There isn’t any real need for negotiation on my part. My sensibility is that God is revealed in many different ways and revealed to different communities for particular purposes, the mystery of which I and no one else has been able to penetrate. And I think that’s all for the good, because it does evoke in us a sense of awe about God.

…We do have many opportunities for interfaith dialogue around a variety of things, from, say, social service, public service, community service, what does that look like for each of these faith traditions, and to bring representatives from these groups together to talk about that really does reveal a lot about what traditions hold in common and also where they have very clear distinctions.

I’m very much at home in engendering those kinds of opportunities, because quite frankly, that has been part of my journey. I grew up as a PK, which is parlance for preacher’s kid, and I always wondered, If my family and the congregations my father served as pastor were so passionate about what they believed, why was it that I saw the same thing in other communities? For example, at the age of 12, I recall a kind of pulpit exchange between my father and the rabbi at the synagogue in Lafayette, Ind., where we lived at the time, and recognized that there was something beautiful and marvelous happening in that community as well.

Q. Why do you think Penn needs a Religious Activities Common?
I arrived at Penn with a vision of a religious life center, thinking that it would be the most appropriate facility to complement the secular, non-sectarian history and character of the University while acknowledging the presence and role of religion in the lives of many students, staff and faculty at Penn.

One of my hopes is that student-initiated interfaith activities from Hillel, Newman [Center] and the Christian Association will be scheduled in the space [as well]. It is my view that the chaplain at a large, urban university must encourage the creation of as many religious groups as the population allows and foster interaction among the groups. The latter is what makes for true interfaith engagement.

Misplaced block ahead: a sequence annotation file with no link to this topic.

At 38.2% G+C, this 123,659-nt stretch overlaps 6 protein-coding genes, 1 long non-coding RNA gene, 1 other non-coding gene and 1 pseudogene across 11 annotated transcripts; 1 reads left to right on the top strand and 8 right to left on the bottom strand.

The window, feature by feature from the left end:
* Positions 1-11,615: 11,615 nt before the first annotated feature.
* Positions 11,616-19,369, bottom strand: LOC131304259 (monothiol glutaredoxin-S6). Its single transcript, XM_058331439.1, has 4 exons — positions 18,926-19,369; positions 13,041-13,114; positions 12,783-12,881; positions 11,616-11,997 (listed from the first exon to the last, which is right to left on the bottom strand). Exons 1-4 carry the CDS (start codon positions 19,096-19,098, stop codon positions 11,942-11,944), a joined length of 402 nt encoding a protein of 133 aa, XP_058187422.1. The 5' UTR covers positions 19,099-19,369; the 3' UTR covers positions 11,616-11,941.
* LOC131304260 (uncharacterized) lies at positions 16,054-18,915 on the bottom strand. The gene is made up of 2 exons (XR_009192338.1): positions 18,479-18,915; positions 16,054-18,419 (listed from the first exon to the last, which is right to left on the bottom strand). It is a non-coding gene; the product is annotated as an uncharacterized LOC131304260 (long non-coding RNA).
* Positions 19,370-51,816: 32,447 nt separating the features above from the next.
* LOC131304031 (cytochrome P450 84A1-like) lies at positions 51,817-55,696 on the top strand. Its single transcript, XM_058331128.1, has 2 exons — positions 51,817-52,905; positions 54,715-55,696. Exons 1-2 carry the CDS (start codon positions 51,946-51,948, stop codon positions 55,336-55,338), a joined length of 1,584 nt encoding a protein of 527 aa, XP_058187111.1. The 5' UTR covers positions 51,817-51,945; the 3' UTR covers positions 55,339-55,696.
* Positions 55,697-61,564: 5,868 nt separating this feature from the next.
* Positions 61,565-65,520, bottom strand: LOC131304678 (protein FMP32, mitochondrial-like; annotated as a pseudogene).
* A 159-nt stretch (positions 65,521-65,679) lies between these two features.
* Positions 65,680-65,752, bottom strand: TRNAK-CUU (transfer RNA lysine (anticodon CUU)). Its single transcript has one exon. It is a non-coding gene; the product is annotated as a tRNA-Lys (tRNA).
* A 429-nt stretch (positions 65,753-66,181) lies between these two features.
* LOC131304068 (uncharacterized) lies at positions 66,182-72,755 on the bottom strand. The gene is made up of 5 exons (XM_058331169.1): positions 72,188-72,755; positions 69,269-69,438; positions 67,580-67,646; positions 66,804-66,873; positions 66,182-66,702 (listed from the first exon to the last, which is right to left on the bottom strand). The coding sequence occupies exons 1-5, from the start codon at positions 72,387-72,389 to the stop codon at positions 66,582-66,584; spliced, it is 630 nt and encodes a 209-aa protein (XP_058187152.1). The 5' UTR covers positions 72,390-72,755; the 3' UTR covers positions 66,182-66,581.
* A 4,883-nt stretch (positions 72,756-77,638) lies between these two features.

Q. What’s the most challenging part of the job?
The most challenging part of the job is how to deal with the fact that this is a secular institution, and my job is really that of a translator almost. To be able to articulate why it is that communities of faith should be on the campus as engaged and involved as they are, and that they require support in terms of facilities for their program and funding for some of their activities, those that are not exclusively sectarian. There is yet a lot of conversion, so to speak, that needs to happen in terms of the appropriateness of religious communities on campus who are explicit about their beliefs. And that’s always a challenge, but it’s a happy challenge because I have many colleagues on campus who really support these efforts.

Q. What’s the most enjoyable part of the job?
The most enjoyable part of this job is just being in the amniotic fluid that is the University community. It’s a wonderful place to have a sense that one has been called to do this work. So I get job satisfaction by showing up in the morning, even before I have a meeting or arranging for a program to happen, or inviting some special guest to the University. I have always enjoyed the academy and the church, so this is a perfect job, it really is.

Originally published on May 17, 2001